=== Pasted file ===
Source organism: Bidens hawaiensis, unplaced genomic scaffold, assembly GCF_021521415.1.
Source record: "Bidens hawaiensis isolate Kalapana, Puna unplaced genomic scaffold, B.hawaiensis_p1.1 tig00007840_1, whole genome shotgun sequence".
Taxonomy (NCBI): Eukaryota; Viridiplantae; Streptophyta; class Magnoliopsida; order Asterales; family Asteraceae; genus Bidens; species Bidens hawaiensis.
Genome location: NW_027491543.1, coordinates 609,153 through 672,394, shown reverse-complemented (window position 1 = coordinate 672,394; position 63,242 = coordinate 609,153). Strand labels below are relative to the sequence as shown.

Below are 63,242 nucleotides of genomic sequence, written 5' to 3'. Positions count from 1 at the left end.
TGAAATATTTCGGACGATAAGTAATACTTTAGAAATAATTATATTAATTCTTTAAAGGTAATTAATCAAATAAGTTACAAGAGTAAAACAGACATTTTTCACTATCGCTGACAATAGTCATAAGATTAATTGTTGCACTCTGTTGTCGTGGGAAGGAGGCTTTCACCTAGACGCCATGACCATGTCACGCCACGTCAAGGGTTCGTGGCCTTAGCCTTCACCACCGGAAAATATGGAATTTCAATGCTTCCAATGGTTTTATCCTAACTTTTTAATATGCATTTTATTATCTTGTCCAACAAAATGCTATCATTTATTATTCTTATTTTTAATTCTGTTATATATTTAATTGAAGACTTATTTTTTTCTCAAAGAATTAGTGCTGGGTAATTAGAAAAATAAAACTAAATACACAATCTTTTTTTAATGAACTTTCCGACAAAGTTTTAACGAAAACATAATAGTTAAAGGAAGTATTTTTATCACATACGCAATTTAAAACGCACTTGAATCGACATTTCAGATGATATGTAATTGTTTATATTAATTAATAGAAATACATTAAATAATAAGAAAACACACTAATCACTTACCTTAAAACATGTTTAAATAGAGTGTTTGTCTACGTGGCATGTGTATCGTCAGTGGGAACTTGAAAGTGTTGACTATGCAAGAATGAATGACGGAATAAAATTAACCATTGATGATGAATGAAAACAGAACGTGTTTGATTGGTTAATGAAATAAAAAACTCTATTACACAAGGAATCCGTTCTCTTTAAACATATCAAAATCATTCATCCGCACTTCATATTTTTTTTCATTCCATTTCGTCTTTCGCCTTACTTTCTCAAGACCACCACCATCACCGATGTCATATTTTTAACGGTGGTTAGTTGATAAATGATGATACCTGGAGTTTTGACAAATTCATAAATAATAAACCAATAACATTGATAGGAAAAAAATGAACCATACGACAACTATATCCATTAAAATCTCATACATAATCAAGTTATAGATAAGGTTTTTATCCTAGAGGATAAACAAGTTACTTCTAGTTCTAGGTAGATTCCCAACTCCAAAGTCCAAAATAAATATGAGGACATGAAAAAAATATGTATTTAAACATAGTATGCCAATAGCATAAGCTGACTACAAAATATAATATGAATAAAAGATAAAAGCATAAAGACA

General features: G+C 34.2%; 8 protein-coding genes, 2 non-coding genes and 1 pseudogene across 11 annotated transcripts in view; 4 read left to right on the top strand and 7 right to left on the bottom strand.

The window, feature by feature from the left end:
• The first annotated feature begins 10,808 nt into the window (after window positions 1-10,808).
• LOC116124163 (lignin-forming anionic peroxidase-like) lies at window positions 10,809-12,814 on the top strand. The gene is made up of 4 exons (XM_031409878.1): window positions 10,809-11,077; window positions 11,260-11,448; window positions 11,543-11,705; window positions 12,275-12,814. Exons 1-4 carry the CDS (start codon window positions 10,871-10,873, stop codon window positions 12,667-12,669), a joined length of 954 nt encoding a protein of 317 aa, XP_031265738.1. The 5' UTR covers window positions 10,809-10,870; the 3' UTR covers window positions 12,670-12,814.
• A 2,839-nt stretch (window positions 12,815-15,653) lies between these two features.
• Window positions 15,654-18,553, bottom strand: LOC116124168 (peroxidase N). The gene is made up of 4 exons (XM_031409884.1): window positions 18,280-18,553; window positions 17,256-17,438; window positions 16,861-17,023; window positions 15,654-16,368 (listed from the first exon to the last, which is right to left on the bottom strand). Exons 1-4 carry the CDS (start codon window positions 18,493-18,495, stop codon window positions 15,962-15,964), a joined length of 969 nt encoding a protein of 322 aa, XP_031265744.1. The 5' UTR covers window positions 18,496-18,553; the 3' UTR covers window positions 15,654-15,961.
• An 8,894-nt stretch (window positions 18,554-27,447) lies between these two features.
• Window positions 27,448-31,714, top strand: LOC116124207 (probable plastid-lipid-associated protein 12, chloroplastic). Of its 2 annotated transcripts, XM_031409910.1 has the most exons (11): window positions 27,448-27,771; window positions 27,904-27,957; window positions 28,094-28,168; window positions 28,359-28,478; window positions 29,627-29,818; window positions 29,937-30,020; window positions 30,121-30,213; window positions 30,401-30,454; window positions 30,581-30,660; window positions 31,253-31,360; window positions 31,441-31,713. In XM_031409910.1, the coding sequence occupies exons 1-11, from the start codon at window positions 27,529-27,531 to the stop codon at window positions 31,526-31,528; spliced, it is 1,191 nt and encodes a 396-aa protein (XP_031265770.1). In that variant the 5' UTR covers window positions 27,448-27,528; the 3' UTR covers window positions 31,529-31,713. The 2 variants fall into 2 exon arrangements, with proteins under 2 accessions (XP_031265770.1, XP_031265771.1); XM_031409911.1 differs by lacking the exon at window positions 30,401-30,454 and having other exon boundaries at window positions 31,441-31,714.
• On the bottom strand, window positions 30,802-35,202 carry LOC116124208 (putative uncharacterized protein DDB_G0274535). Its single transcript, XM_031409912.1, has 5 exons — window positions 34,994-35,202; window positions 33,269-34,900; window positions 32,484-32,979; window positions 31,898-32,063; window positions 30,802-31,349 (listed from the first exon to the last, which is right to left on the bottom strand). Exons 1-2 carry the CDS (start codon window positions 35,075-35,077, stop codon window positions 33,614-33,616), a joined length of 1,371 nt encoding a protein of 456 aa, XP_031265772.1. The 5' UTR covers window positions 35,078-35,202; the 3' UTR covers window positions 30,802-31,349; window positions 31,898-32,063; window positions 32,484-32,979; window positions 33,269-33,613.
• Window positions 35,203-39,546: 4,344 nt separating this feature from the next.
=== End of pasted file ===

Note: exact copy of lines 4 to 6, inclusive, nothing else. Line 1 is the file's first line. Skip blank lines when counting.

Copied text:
Genome location: NW_027491543.1, coordinates 609,153 through 672,394, shown reverse-complemented (window position 1 = coordinate 672,394; position 63,242 = coordinate 609,153). Strand labels below are relative to the sequence as shown.

Below are 63,242 nucleotides of genomic sequence, written 5' to 3'. Positions count from 1 at the left end.
TGAAATATTTCGGACGATAAGTAATACTTTAGAAATAATTATATTAATTCTTTAAAGGTAATTAATCAAATAAGTTACAAGAGTAAAACAGACATTTTTCACTATCGCTGACAATAGTCATAAGATTAATTGTTGCACTCTGTTGTCGTGGGAAGGAGGCTTTCACCTAGACGCCATGACCATGTCACGCCACGTCAAGGGTTCGTGGCCTTAGCCTTCACCACCGGAAAATATGGAATTTCAATGCTTCCAATGGTTTTATCCTAACTTTTTAATATGCATTTTATTATCTTGTCCAACAAAATGCTATCATTTATTATTCTTATTTTTAATTCTGTTATATATTTAATTGAAGACTTATTTTTTTCTCAAAGAATTAGTGCTGGGTAATTAGAAAAATAAAACTAAATACACAATCTTTTTTTAATGAACTTTCCGACAAAGTTTTAACGAAAACATAATAGTTAAAGGAAGTATTTTTATCACATACGCAATTTAAAACGCACTTGAATCGACATTTCAGATGATATGTAATTGTTTATATTAATTAATAGAAATACATTAAATAATAAGAAAACACACTAATCACTTACCTTAAAACATGTTTAAATAGAGTGTTTGTCTACGTGGCATGTGTATCGTCAGTGGGAACTTGAAAGTGTTGACTATGCAAGAATGAATGACGGAATAAAATTAACCATTGATGATGAATGAAAACAGAACGTGTTTGATTGGTTAATGAAATAAAAAACTCTATTACACAAGGAATCCGTTCTCTTTAAACATATCAAAATCATTCATCCGCACTTCATATTTTTTTTCATTCCATTTCGTCTTTCGCCTTACTTTCTCAAGACCACCACCATCACCGATGTCATATTTTTAACGGTGGTTAGTTGATAAATGATGATACCTGGAGTTTTGACAAATTCATAAATAATAAACCAATAACATTGATAGGAAAAAAATGAACCATACGACAACTATATCCATTAAAATCTCATACATAATCAAGTTATAGATAAGGTTTTTATCCTAGAGGATAAACAAGTTACTTCTAGTTCTAGGTAGATTCCCAACTCCAAAGTCCAAAATAAATATGAGGACATGAAAAAAATATGTATTTAAACATAGTATGCCAATAGCATAAGCTGACTACAAAATATAATATGAATAAAAGATAAAAGCATAAAGACA